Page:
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Several methods to investigate relative attribute impact in stated preference experiments

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  • Lancsar, Emily
  • Louviere, Jordan
  • Flynn, Terry
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    Abstract

    There is growing use of discrete choice experiments (DCEs) to investigate preferences for products and programs and for the attributes that make up such products and programs. However, a fundamental issue overlooked in the interpretation of many choice experiments is that attribute parameters estimated from DCE response data are confounded with the underlying subjective scale of the utilities, and strictly speaking cannot be interpreted as the relative "weight" or "impact" of the attributes, as is frequently done in the health economics literature. As such, relative attribute impact cannot be compared using attribute parameter size and significance. Instead, to investigate the relative impact of each attribute requires commensurable measurement units; that is, a common, comparable scale. We present and demonstrate empirically a menu of five methods that allow such comparisons: (1) partial log-likelihood analysis; (2) the marginal rate of substitution for non-linear models; (3) Hicksian welfare measures; (4) probability analysis; and (5) best-worst attribute scaling. We discuss the advantages and disadvantages of each method and suggest circumstances in which each is appropriate.

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    Bibliographic Info

    Article provided by Elsevier in its journal Social Science & Medicine.

    Volume (Year): 64 (2007)
    Issue (Month): 8 (April)
    Pages: 1738-1753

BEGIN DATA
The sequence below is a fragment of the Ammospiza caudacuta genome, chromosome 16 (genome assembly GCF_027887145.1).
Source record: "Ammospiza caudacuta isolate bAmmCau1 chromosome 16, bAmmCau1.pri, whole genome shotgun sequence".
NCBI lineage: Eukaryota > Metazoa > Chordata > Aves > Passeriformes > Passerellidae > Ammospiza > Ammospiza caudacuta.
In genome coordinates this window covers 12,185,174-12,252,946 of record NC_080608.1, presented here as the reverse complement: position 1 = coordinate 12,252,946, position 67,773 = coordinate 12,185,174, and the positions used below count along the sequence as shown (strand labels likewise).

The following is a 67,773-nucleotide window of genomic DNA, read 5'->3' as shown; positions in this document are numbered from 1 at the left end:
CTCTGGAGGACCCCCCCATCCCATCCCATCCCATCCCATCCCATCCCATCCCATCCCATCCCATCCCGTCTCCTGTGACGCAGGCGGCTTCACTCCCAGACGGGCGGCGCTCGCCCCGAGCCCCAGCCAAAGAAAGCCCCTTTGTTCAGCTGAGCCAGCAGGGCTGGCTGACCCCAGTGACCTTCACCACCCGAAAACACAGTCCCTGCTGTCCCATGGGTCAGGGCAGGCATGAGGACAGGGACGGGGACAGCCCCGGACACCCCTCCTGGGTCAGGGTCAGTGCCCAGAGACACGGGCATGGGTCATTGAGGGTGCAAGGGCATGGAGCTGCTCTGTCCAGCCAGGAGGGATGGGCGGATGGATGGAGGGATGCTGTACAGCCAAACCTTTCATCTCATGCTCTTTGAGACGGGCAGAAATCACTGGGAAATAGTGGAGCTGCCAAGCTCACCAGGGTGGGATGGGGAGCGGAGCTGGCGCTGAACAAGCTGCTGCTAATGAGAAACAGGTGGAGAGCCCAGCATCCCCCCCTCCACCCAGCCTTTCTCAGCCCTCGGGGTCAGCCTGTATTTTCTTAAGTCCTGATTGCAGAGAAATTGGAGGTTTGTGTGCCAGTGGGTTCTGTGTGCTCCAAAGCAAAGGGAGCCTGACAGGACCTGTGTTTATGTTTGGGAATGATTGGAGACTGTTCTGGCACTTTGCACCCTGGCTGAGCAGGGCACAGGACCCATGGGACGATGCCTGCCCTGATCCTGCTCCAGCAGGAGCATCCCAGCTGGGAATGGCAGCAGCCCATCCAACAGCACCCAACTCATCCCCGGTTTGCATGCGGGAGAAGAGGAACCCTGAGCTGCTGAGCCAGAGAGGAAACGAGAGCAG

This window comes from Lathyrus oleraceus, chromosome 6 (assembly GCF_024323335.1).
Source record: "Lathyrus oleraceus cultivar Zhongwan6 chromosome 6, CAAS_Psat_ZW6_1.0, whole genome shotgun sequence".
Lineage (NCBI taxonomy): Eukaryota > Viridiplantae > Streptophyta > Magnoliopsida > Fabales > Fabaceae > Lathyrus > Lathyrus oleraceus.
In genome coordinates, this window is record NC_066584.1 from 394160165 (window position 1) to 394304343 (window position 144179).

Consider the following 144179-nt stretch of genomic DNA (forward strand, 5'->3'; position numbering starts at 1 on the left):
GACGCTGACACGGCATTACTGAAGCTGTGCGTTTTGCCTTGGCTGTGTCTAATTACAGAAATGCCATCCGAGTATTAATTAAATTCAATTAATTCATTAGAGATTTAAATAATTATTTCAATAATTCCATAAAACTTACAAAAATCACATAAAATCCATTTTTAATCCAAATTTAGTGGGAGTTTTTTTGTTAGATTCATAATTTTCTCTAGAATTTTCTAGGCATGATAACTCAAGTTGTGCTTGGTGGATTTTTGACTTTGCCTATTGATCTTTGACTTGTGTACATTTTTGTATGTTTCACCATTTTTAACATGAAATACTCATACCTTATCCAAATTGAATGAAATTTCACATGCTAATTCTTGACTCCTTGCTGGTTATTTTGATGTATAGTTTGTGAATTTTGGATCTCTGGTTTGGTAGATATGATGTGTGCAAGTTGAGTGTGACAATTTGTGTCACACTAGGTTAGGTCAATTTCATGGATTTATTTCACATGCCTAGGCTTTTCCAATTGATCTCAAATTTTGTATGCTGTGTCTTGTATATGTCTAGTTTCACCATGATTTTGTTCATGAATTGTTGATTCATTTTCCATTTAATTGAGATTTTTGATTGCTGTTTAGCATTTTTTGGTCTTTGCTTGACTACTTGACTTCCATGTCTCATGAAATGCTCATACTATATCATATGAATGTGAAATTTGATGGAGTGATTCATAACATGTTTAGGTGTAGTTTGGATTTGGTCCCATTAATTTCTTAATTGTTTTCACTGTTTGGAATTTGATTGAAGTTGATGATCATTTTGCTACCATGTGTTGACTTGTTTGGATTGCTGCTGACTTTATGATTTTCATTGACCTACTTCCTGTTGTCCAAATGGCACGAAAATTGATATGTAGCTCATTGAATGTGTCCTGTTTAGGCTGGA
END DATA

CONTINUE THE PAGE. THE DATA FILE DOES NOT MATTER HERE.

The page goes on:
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    Handle: RePEc:eee:socmed:v:64:y:2007:i:8:p:1738-1753

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    Related research

    Keywords: Choice experiments Attribute impact Welfare measurement Partial log likelihood analysis Best worst attribute scaling;

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    Cited by:
    1. Jacob L. Orquin & Martin P. Bagger & Simone Mueller Loose, 2013. "Learning affects top down and bottom up modulation of eye movements in decision making," Judgment and Decision Making, Society for Judgment and Decision Making, vol. 8(6), pages 700-716, November.
    2. Axel Mühlbacher & Matthias Nübling, 2011. "Analysis of physicians’ perspectives versus patients’ preferences: direct assessment and discrete choice experiments in the therapy of multiple myeloma," The European Journal of Health Economics, Springer, vol. 12(3), pages 193-203, June.
    3. Richard Norman & Paula Cronin & Rosalie Viney, 2012. "Deriving utility weights for the EQ-5D-5L using a discrete choice experiment. CHERE Working Paper 2012/01," Working Papers 2012/01, CHERE, University of Technology, Sydney.
    4. Pfarr, Christian, 2012. "Meltzer-Richard and social mobility hypothesis: revisiting the income-redistribution nexus using German choice data," MPRA Paper 43325, University Library of Munich, Germany.
    5. Vermeulen, Bart & Goos, Peter & Vandebroek, Martina, 2010. "Obtaining more information from conjoint experiments by best-worst choices," Computational Statistics & Data Analysis, Elsevier, vol. 54(6), pages 1426-1433, June.
    6. Richard Norman & Gisselle Gallego, 2008. "Equity weights for economic evaluation: An Australian Discrete Choice Experiment, CHERE Working Paper 2008/5," Working Papers 2008/5, CHERE, University of Technology, Sydney.
    7. Riera, Pere & Giergiczny, Marek & Peñuelas, Josep & Mahieu, Pierre-Alexandre, 2012. "A choice modelling case study on climate change involving two-way interactions," Journal of Forest Economics, Elsevier, vol. 18(4), pages 345-354.

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